It’s amazing how much influence ten million dollars will buy.
We recently told you about Coca-Cola’s pet project, the Global Energy Balance Network (GEBN)—a nonprofit that claimed to fund research into causes of obesity, but instead promoted the idea that lack of exercise, not bad diet, is primarily responsible for the obesity epidemic.
GEBN used code words like “energy balance” because they looked solely at calories consumed vs. calories expended, whereas natural health is founded on the premise that paying attention to the content of those calories is vital to both health and weight management. Through the GEBN, Coca-Cola could continue to peddle its sugary sodas without worrying about the damage it is doing to the health of its consumers.
This fundamentally flawed idea was also picked up in Michele Obama’s school lunch program, which is why portions were so conspicuously downsized. Mrs. Obama may have known better than to think that obesity was just a matter of too many calories, but if so, Big Food’s political influence effectively gagged her.
Now we’ve learned that GEBN has been disbanded due to “resource limitations.” GEBN’s announcement followed hard on the heels of the resignation of Coke’s science and health officer, Rhona Applebaum, amid the email scandal we reported. So far, so good. But that doesn’t mean that Big Food’s phony science has been put to rest.
Using the same approach—but doing it with much more money—is a group called the Healthy Weight Commitment Foundation (HWCF), and like GEBN, it’s a nonprofit that is completely funded and run by junk food companies (though this one has an annual budget of $10 million). The CEO of PepsiCo also serves as CEO for this foundation; on its board of directors are the CEOs of Kellogg, Hershey, Nestle USA, Coca-Cola, Unilever, Smucker, and General Mills.
The HWCF has created a campaign, “Together Counts,” which goes to elementary schools nationwide with a health curriculum called Energy Balance 101. It has taught over 28 million kids this same skewed concept: that in order to stay fit, all we need to do is balance calories consumed with calories expended—that we can eat whatever we wish so long as we get enough exercise to burn those calories. According to Mother Jones:
In the first lesson, elementary schoolers learn that anything and everything takes energy, from playing sports to doing homework. Teachers are instructed to ask how much you would need to eat or drink in order to “balance shooting baskets for 30 minutes.” Calories in, calories out.
The HWCF is promoting its energy balance programs everywhere—including the Girl Scouts (all 1.7 million of them), the national PTA association, and Head Start—with compensated Mommy bloggers joining in as well.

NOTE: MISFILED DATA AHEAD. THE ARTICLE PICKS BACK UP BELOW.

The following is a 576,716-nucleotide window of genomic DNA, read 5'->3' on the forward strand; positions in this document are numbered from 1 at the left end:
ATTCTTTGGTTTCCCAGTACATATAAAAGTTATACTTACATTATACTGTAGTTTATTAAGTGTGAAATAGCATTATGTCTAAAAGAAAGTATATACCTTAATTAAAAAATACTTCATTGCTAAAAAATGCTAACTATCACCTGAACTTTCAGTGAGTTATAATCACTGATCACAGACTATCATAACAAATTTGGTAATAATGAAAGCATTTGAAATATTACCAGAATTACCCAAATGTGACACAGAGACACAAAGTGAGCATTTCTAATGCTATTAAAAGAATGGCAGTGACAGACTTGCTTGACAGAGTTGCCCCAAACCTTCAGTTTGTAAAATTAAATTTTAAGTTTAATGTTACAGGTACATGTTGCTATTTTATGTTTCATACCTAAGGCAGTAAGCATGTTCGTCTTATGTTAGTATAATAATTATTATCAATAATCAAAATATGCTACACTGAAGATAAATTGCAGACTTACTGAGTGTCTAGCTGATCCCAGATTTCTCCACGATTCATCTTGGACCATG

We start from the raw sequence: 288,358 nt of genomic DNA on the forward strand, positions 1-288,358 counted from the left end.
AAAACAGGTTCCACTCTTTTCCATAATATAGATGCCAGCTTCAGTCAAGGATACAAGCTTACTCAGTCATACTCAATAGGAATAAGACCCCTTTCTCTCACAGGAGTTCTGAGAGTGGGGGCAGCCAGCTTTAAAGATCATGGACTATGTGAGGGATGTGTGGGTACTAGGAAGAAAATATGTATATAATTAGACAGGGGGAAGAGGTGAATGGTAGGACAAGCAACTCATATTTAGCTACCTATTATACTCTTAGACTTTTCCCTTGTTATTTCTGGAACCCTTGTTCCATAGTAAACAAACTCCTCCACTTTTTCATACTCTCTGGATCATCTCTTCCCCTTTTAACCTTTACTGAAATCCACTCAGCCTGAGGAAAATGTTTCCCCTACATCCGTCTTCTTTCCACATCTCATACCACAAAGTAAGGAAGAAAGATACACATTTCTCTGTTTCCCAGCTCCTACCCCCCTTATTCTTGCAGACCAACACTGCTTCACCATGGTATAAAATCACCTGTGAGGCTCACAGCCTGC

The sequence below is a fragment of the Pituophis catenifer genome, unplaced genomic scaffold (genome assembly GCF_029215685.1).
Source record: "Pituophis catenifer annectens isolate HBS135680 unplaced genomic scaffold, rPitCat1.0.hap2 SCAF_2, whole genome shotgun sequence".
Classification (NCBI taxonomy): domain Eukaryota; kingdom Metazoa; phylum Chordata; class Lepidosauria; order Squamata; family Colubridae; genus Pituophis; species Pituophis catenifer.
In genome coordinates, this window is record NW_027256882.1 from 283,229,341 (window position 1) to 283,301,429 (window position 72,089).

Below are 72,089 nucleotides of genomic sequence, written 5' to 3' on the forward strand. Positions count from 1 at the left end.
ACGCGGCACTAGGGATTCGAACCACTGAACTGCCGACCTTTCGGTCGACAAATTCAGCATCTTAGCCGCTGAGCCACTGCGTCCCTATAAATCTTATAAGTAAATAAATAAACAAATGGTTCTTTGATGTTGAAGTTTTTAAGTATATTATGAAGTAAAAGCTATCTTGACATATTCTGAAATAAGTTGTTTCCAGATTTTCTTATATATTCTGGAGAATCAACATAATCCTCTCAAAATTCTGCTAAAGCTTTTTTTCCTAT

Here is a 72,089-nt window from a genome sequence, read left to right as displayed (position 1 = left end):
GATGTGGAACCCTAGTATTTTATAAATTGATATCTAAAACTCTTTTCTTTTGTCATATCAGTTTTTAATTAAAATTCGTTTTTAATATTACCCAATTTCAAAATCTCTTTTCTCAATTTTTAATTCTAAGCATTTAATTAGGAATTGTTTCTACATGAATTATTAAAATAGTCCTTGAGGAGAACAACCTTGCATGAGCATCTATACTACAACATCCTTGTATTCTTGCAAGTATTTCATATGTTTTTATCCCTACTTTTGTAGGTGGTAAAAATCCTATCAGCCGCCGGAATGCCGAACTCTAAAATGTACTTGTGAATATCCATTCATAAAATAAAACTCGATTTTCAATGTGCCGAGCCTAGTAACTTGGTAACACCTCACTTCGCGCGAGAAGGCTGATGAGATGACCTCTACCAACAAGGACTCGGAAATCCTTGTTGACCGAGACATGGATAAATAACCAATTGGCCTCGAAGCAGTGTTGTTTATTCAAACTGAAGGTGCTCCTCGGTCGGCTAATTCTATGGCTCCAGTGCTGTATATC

This “energy balance” notion has been part of the junk food landscape for over a decade, with McDonald’s, Taco Bell, Pizza Hut, and KFC all promising that consumers can eat whatever highly processed fast food they want, so long as they burn enough calories to compensate. Not a single one tells the truth: that science has shown again and again and again that all calories are not created equal—that the source and quality of those calories is critical.
And of course the calories-in-calories-out crowd pretend that GMOs are no more harmful than anything else in their processed junk food paradise. They think you can eat all your calories in burgers, fries, and shakes, and so long as you exercise enough to burn off all those calories.
Except that you can’t.
Barry Popkin, who established the Division of Nutrition Epidemiology at the University of North Carolina–Chapel Hill, is a critic of the HWCF, and has done a careful scientific evaluation of the foundation’s approach. According to Popkin, “We’ll never be able to move enough to offset one or two Cokes a day.” His research has found that roughly 60 percent of the American population consumes the equivalent of a Coke per day in sugary beverages—though adults tend to prefer sugar-heavy lattes and energy drinks. For a 60-pound child, working off the calories in a Coke means jogging for more than an hour. And that’s just for a single cola. What of the calories from a Happy Meal or a KFC box? How many more hours of jogging are required? And of course jogging won’t fix the central problem, which is that the body is being flooded with fructose, something that nature never intended or anticipated.
The junk food industry is using childhood obesity (and obesity in general) as a way to make their own consumers feel guiltier than they already do. “It’s not our ‘food’ that’s making you fat—you’re just not exercising enough!” True: we, as a nation, may not be exercising enough. What’s also true is that their sugary drinks, damaged fats, and GMO-laden foods are slowly poisoning us, no matter how many calories we burn.
One bright spot: food manufacturers will listen to their consumers and change their ways—as we reported last week—if we continue to vote with our dollars. They can’t sell what we won’t buy.
Other articles in this week’s Pulse of Natural Health